Food allergies have been on the rise over the years with peanut allergy being one of the most common ones. Given how prevalent the ingredient is, parents face an immense challenge in keeping allergic children safe from accidental exposure.

The reactions can be severe and even life-threatening in some cases. Earlier this year, a 15-year-old girl died after going into anaphylactic shock, caused by the presence of “peanut product” in a cookie she ate.

But now, a new treatment has shown promising results in a clinical trial featuring over 500 people who suffer from the allergy, most of them being children and adolescents. While a quarter of them received a placebo, the rest were given a small amount of peanut protein powder in the form of a capsule.

As they gradually increased the dose over the course of a year, a majority of the participants were able to build some degree of tolerance against the allergen. This method of allergy treatment is known as oral immunotherapy. 

But caution was advised by Dr. Jay Lieberman, co-author of the study and vice chair of the American College of Allergy, Asthma and Immunology Food Allergy Committee. The desensitization was only meant to protect against unintended exposure. In other words, it is not a cure which can make the allergy disappear.

"This is not a quick fix, and it doesn't mean people with peanut allergy will be able to eat peanuts whenever they want," he said. "But it is definitely a breakthrough."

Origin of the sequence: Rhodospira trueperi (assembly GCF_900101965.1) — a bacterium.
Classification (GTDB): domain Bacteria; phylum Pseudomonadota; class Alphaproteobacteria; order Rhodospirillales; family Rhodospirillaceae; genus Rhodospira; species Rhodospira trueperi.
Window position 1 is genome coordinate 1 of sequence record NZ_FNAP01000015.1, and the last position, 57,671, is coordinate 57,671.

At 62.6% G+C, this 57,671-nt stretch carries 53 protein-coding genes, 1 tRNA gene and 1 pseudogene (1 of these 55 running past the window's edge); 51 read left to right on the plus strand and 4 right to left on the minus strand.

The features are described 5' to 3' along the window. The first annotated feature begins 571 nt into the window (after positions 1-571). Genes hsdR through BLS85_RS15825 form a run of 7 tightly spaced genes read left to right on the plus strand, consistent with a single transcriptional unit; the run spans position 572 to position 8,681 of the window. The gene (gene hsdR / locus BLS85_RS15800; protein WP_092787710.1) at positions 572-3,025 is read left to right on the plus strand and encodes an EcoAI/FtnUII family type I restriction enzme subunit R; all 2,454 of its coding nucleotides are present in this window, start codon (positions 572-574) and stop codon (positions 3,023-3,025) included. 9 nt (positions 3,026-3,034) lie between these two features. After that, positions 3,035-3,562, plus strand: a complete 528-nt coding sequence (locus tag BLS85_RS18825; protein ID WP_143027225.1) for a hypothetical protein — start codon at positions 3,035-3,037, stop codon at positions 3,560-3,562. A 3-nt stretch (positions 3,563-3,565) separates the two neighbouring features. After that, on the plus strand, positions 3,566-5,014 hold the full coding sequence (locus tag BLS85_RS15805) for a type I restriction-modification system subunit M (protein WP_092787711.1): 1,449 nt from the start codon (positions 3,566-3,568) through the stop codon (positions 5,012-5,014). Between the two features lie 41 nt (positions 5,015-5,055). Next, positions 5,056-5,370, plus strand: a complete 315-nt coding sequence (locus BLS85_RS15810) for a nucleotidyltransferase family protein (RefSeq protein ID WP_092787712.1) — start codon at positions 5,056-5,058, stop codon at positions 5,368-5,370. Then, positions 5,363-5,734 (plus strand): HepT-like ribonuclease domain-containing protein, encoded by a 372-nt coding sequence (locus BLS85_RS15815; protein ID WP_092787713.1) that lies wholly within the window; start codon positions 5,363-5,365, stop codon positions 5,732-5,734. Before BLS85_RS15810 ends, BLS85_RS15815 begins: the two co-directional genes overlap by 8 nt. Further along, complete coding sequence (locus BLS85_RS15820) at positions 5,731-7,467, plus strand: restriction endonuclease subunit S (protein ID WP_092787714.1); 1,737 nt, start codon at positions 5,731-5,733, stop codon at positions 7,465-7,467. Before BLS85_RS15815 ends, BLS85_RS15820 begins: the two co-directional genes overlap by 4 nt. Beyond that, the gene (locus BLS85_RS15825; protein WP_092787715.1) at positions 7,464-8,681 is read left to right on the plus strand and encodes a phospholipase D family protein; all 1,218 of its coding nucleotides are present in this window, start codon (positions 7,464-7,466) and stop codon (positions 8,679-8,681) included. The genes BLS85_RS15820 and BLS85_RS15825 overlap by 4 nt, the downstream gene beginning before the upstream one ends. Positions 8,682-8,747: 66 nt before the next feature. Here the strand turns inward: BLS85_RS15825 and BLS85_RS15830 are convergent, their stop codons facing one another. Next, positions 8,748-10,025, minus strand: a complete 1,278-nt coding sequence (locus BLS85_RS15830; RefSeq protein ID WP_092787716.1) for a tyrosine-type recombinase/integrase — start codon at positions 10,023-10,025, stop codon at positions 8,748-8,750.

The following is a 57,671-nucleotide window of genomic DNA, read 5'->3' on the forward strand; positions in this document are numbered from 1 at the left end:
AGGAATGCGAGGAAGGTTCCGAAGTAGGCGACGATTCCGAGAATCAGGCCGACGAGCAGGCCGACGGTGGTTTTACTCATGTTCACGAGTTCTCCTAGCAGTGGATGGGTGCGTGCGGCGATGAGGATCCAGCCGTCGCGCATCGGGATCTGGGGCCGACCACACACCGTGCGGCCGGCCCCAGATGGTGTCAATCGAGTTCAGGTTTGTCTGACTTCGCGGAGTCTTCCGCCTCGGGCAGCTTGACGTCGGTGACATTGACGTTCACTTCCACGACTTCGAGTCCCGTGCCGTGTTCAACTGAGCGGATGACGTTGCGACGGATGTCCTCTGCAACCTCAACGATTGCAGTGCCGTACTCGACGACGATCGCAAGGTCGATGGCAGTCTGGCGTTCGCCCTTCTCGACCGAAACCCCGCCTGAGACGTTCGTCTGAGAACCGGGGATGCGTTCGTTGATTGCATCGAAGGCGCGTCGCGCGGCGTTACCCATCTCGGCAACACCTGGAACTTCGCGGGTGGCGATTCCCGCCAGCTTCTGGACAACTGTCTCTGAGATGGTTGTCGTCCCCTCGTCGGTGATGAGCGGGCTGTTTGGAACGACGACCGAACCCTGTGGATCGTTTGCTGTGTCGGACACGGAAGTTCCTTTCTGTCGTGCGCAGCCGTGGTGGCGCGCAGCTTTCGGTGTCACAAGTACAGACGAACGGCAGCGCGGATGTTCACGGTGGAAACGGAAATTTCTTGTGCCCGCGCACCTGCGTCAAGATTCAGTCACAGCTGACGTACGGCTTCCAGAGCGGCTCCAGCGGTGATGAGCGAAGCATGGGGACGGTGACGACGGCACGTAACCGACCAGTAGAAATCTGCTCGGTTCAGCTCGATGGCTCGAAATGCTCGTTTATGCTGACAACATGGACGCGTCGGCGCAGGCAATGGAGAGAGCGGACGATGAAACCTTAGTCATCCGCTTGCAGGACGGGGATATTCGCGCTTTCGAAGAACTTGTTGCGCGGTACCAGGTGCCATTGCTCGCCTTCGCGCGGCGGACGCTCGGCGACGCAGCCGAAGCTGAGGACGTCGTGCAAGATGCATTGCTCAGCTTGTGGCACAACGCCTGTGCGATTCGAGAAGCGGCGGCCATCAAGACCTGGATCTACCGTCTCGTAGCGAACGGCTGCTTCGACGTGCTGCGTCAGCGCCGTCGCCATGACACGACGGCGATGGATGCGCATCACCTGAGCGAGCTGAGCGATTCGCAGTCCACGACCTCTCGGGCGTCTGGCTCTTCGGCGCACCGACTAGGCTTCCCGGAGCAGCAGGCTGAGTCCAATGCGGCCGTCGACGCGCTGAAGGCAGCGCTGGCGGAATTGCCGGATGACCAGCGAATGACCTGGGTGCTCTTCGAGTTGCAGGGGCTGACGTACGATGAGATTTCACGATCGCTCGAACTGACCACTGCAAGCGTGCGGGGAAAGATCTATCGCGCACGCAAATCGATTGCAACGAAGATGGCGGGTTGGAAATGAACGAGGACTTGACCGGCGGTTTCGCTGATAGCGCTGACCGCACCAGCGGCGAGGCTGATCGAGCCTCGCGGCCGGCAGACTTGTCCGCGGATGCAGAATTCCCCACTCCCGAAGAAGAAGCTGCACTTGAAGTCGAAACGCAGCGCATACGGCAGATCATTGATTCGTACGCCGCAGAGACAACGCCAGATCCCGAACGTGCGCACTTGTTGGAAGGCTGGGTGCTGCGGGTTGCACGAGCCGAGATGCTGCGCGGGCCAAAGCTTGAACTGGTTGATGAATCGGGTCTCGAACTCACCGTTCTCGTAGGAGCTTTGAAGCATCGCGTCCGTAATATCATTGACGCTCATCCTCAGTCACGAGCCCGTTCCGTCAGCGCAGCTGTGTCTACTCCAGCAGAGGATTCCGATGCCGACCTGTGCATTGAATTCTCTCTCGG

When the trial began, most of the patients were unable to tolerate anything more than 10 mg of peanut protein. But by the end of the trial, half of them could tolerate up to 1000 mg, a near equivalent to the amount found in four peanuts. Overall, two-thirds were able to tolerate the equivalent to two peanuts.

Aimmune Therapeutics, the company which funded the study and made the peanut powder capsules, will apply for FDA approval in December 2018. Currently, there are no approved treatments available to treat peanut allergy, 

"The hope would be to have a treatment available in the second half of 2019," Dr. Lieberman added. "If that happens, people who receive and are able to tolerate this treatment should be protected from accidental exposures."

If approved, treatment would be made available by prescription. The patient will have to remain on the treatment as stopping it will also put an end to the protective effect.

It is dangerous to attempt this at home without medical supervision as one could risk a severe reaction. Only medical professionals can monitor doses and intervene if a patient experiences side effects during treatment. The capsule, of course, is crucial to know exactly how much of the allergen is being consumed.